Other features of the invention are described below.
The foregoing summary, as well as the following detailed description of preferred embodiments, is better understood when read in conjunction with the appended drawings. For the purpose of illustrating the invention, there is shown in the drawings exemplary constructions of the invention; however, the invention is not limited to the specific methods and instrumentalities disclosed. In the drawings:
The present invention provides an HIP system, which supports interoperability between two incompatible systems. The systems may be incompatible for reasons relating to data representation, data types, communication protocols, programming models, or other reasons (or any combination of the foregoing reasons). In a typical scenario, the HIP system supports a call to a software object in a WINDOWS-based environment (e.g., a COM or .NET object), where the call is made by an application in a legacy system (e.g., an IBM mainframe) based on a non-WINDOWS programming model (e.g., CICS). However, it will be understood that the techniques described herein are not limited to this scenario.
An HIP system preferably includes COBOL and RPG (Report Program Generator) data declaration importers, which create metadata encoding schemes that enable the HIP runtime environment (see below) to transform legacy data (e.g., IBM OS/390 and OS/400 data types from COBOL and RPG data constructs) into WINDOWS/INTEL x86 data types that can be consumed by COM and .NET programming models. Preferably, the metadata is stored in a file with a .TIM extension. (“TIM” stands for “transaction integrator metadata”.) The .TIM file is independent of the COM Server Object and the .Net Assembly. The .TIM file contains annotation that marry the legacy data (e.g., the COBOL and RPG data types and aggregate constructs) to the full range of automation data types (variant data types) and to the full range of .NET CLS data type and constructs.
The HIP system allows developers to develop client and server application programs in their normal manner without the requirement for knowledge of the “foreign” system. A development tool is provided that aids and integration analyst in merging the two environments. An HIP system further includes a development tool, which allows a user to interactively build the .TIM file by matching and configuring COM or .Net data type to COBOL or RPG data types. An HIP administrative environment uses portions of the .TIM file content to define relationships between a CICS and/or IMS application program, a listener in the HIP runtime environment (see below, in connection with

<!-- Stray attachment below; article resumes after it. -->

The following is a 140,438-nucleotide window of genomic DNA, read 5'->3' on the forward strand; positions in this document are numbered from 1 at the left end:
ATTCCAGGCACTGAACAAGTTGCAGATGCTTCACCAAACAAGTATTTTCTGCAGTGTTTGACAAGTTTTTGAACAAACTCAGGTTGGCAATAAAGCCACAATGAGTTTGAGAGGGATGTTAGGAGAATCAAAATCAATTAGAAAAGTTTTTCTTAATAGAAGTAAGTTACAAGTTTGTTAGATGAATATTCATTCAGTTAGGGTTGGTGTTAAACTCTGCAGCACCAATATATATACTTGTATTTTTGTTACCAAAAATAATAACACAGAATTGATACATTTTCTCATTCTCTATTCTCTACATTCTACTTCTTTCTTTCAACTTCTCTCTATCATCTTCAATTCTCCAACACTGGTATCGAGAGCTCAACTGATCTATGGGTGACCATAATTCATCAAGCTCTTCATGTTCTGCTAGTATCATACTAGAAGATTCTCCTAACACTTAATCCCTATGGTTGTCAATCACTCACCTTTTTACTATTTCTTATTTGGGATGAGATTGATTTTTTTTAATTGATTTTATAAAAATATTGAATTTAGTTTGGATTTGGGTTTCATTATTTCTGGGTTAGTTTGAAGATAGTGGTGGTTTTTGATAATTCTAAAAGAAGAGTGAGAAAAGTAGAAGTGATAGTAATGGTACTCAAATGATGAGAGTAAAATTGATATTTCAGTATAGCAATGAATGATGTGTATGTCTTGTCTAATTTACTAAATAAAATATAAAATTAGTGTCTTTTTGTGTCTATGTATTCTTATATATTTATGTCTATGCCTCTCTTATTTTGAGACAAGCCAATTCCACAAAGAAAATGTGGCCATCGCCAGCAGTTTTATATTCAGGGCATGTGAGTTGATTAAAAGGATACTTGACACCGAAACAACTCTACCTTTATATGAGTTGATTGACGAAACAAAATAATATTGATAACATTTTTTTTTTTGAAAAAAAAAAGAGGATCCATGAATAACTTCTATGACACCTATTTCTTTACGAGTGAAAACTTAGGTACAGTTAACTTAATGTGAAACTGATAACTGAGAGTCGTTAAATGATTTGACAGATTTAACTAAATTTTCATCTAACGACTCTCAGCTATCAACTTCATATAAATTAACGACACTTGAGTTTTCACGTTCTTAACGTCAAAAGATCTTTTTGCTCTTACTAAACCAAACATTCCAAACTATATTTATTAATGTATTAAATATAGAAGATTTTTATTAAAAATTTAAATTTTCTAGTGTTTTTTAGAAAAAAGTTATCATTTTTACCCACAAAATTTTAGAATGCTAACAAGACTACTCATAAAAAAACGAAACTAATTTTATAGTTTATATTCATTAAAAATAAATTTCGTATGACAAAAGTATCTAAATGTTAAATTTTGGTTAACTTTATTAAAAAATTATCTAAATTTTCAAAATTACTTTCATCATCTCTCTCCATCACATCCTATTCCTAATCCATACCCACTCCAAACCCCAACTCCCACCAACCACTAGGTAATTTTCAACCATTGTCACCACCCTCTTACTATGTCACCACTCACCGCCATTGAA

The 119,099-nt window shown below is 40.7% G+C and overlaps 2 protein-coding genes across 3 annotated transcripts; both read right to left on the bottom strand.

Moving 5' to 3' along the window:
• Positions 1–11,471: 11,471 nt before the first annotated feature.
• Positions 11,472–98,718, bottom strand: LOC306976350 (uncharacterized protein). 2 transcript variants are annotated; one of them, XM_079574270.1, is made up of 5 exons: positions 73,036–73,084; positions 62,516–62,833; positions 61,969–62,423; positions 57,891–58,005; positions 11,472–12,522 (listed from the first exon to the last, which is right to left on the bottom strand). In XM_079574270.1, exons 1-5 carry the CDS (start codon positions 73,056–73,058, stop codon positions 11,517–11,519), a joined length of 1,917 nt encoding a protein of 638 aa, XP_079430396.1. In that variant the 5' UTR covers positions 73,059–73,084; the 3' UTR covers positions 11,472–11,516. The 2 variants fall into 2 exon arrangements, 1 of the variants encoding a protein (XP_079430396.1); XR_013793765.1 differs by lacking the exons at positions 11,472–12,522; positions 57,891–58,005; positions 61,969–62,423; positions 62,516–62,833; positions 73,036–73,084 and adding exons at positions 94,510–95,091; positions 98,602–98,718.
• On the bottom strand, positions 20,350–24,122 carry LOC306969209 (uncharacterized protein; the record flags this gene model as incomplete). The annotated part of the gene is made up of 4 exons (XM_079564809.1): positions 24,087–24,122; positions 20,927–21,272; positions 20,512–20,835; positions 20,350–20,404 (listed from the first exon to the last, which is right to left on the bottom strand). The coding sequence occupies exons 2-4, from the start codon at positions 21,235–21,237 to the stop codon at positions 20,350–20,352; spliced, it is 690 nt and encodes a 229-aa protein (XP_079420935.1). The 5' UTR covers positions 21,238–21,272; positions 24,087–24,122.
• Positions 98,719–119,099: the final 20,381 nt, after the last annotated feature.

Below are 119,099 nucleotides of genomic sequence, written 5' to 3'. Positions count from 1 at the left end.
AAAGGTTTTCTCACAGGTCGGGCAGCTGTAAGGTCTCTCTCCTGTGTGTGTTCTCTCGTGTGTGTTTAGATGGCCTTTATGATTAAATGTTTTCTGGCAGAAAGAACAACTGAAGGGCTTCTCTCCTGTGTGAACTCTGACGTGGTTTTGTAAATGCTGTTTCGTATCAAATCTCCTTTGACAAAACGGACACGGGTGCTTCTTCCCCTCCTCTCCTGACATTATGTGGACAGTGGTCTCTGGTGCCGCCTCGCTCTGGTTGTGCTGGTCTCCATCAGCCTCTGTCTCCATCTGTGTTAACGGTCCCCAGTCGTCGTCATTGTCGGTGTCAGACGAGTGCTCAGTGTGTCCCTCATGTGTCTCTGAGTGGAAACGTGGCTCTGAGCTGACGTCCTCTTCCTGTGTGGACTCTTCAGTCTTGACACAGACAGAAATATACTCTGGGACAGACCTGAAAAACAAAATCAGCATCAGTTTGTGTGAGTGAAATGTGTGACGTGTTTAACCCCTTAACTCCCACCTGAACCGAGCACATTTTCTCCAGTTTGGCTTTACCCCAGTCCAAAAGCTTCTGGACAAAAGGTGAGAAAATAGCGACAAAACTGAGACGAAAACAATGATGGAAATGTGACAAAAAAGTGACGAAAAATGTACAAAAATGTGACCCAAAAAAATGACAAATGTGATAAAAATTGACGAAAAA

The HIP runtime environment, which is described below in connection with
The HIP runtime and administrative environments also implement algorithms and use techniques for mapping port numbers and transaction names to methods on COM and .Net objects in complex and flexible manners to provide a secure, scalable and performant interoperability environment between legacy systems (e.g., OS/390, OS/400 systems) and WINDOWS-based platforms.
Exemplary Computing Environment
The invention is operational with numerous other general purpose or special purpose computing system environments or configurations. Examples of well known computing systems, environments, and/or configurations that may be suitable for use with the invention include, but are not limited to, personal computers, server computers, hand-held or laptop devices, multiprocessor systems, microprocessor-based systems, set top boxes, programmable consumer electronics, network PCs, minicomputers, mainframe computers, embedded systems, distributed computing environments that include any of the above systems or devices, and the like.
The invention may be described in the general context of computer-executable instructions, such as program modules, being executed by a computer. Generally, program modules include routines, programs, objects, components, data structures, etc. that perform particular tasks or implement particular abstract data types. The invention may also be practiced in distributed computing environments where tasks are performed by remote processing devices that are linked through a communications network or other data transmission medium. In a distributed computing environment, program modules and other data may be located in both local and remote computer storage media including memory storage devices.
With reference to